Entertainment and enlightenment are only two of the expectations for the upcoming performance of Coming of Age at the Creative Cauldron as a group of talented teens perform a cabaret with compelling stories about their personal journeys through tough terrain.
Coming of Age will feature songs about the struggles that teens can go through as they confront anxiety, bullying, depression, identity issues, body image, suicidal ideation, and even awkward talks with parents about romantic intimacy. The cabaret also includes comic moments and humor. The cast of Coming of Age recently performed A Will to Survive, a rock opera about teen suicide prevention at the Terrace Theater at the Kennedy Center.
Coming of Age was created by A Place to Be, a Northern Virginia based non-profit that helps people with disabilities, medical issues, and mental health struggles to navigate and overcome challenges. Under the leadership of Tom Sweitzer, A Place to Be uses clinically-based practices of music therapy and expressive arts therapy in their work. Sweitzer’s work was noted in a documentary screened at the Kennedy Center called Music Got Me Here, which features music therapy as an evidence-based tool.
Coming of Age will have mature content and The National Alliance for Mental Illness will have representatives at the Creative Cauldron performance on August 11. A Place to Be recommends the production for families and high school freshman and beyond.
To learn more about A Place to Be as a “safe and creative haven” and its production of Coming of Age, I interviewed Tom Sweitzer, the Executive Director and Co-Founder of A Place to Be.
David: How do music therapy, performance, and A Place to Be specifically address mental health issues of teens?
Tom: At A Place to Be, we help people address their physical, medical, and mental health challenges through clinically-based music therapy and expressive arts therapy. The songs from Coming of Age were created by teens participating in our programs, as well as music that has been performed in other A Place to Be productions that have been centered on mental health awareness issues.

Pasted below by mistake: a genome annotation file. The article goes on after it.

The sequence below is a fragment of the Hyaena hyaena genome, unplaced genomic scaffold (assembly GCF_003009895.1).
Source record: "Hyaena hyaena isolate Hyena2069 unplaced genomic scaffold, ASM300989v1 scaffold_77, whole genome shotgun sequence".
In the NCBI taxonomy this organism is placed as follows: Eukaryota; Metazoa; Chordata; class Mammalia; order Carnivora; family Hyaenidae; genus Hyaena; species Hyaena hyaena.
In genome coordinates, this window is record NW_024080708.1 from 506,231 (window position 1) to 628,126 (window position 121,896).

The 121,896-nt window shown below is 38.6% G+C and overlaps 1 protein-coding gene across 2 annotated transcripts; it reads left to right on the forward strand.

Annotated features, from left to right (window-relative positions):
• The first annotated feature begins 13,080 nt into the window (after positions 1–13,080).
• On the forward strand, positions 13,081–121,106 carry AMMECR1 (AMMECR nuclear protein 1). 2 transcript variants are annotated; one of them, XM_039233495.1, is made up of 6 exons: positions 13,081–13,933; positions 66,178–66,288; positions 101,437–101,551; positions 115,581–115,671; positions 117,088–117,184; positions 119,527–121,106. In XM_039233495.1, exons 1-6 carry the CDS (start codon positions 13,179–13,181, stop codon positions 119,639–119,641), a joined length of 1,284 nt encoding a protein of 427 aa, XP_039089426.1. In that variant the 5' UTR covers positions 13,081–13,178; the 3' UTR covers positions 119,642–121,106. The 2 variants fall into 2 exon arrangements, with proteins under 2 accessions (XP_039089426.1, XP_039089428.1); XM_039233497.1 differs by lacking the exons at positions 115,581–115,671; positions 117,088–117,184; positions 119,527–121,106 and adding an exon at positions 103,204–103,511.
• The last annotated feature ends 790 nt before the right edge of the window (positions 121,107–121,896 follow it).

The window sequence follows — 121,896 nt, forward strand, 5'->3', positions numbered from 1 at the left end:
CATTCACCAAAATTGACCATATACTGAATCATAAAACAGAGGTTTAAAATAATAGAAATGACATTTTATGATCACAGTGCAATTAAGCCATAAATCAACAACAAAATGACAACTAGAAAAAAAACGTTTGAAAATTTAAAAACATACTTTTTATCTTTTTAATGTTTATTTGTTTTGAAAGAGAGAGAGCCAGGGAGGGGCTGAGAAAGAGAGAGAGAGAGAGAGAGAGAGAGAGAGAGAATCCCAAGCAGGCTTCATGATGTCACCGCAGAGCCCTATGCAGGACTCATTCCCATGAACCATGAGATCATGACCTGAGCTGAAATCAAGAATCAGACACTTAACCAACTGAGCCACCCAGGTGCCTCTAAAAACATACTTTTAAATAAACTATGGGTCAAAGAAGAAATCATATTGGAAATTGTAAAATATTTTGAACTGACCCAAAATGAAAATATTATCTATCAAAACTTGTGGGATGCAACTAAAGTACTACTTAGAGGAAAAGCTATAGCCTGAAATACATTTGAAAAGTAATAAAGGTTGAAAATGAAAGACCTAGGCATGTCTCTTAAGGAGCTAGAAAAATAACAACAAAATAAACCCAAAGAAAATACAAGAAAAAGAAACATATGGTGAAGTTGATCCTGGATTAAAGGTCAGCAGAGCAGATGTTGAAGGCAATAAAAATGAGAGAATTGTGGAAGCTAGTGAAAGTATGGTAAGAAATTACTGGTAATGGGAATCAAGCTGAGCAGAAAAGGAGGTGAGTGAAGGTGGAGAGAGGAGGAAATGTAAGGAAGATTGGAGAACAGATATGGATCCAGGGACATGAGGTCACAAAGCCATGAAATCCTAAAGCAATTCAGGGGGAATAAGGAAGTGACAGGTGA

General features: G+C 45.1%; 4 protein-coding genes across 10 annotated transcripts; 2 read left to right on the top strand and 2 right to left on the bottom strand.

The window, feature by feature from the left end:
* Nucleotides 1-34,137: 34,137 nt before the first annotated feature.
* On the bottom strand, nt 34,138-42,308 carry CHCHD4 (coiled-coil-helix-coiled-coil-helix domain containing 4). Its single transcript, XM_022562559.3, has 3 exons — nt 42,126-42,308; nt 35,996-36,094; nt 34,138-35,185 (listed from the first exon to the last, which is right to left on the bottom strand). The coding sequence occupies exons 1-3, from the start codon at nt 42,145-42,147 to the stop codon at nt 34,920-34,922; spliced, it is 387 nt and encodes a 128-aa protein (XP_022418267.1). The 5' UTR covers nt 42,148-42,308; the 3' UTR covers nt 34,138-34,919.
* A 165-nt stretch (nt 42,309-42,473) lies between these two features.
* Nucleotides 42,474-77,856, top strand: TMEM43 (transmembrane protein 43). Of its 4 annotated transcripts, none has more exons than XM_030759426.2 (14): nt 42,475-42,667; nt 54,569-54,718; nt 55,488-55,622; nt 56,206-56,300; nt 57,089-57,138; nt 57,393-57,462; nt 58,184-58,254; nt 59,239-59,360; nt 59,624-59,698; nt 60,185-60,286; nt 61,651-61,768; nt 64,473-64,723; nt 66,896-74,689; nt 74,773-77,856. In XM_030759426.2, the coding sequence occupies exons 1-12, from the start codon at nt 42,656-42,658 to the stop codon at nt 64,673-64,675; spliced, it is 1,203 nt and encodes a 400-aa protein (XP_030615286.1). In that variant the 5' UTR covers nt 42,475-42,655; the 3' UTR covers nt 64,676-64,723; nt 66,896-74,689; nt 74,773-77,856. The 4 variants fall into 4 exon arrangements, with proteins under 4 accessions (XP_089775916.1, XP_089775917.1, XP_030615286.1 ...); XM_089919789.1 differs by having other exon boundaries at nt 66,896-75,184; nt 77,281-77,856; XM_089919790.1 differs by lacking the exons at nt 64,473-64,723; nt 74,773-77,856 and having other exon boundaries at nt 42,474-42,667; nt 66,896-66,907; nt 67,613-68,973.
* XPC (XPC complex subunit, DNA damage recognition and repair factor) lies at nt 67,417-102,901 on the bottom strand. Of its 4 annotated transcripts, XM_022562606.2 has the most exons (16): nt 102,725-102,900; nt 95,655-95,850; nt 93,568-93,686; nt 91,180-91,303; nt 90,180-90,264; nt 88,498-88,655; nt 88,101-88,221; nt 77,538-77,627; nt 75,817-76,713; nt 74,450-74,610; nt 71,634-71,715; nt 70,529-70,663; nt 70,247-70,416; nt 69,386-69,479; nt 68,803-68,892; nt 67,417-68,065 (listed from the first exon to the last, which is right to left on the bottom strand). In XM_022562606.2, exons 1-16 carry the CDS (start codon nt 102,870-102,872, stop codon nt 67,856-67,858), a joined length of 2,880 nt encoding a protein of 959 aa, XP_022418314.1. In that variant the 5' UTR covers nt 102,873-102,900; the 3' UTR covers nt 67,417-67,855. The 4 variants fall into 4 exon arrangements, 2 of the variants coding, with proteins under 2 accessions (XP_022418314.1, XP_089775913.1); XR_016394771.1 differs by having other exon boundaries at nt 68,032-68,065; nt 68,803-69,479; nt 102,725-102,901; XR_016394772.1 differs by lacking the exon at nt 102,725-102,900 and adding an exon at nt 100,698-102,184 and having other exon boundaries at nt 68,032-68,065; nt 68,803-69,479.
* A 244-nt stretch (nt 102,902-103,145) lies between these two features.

Taking this music to the stage, performance-based therapy allows teens to create and share their story in a safe, supportive, and imaginative environment and then express themselves through performance. It also provides an opportunity for teens to bring awareness and acceptance to others.
Why is it important to address the struggles that teens go through in performances such as Coming of Age?
Using the arts of music and performance sometimes makes it easier for teens to talk about struggles. The show stars 15 teens who will talk openly between numbers about their own real struggles.
This vulnerability, coupled with music, performance, and humor breaks down barriers and, as stated above, helps provide awareness and acceptance on important teen struggles. At the performance these issues can be brought to the forefront, giving audience members an opportunity to talk about sometimes uncomfortable subjects.
What can the audience expect at the performances of Coming of Age?
The audience can expect a very intimate, honest, and engaging look into the struggles, dreams, and confusion by real teens. The music is extracted from several musicals A Place to Be has produced from the last five years.
What would you like the audience to come away with after taking in Coming of Age?
I would like the audience to come away with first, feeling how brave the cast was to reveal themselves through their stories and music.
I also want the show to impact the audience in a way that they might leave with a better understanding and perspective of what teens actually go through on a day to day basis in 2018. Our goal is to expand appreciation, understanding, and empathy for those that live with or deal with teens on a daily basis.
If you could invite people to the performances of Coming of Age, what would you say to them?
I would say how A Place To Be is so honored that these teens have trusted their stories in the hands of the therapists and creators at A Place to Be. Daily we use music therapy and expressive arts to help people face, navigate, and overcome life’s challenges and that mental health is at the forefront of our work.
By performing this piece on the public stage, we are taking our personal struggles and creating a dialogue for a larger audience to understand the truth behind the mental health of teens today. And while the topic is serious, the performance is fun, inspiring, and engaging. It’s another great example that through music, an intimacy is created between the performer and audience that connects them to universal humanity.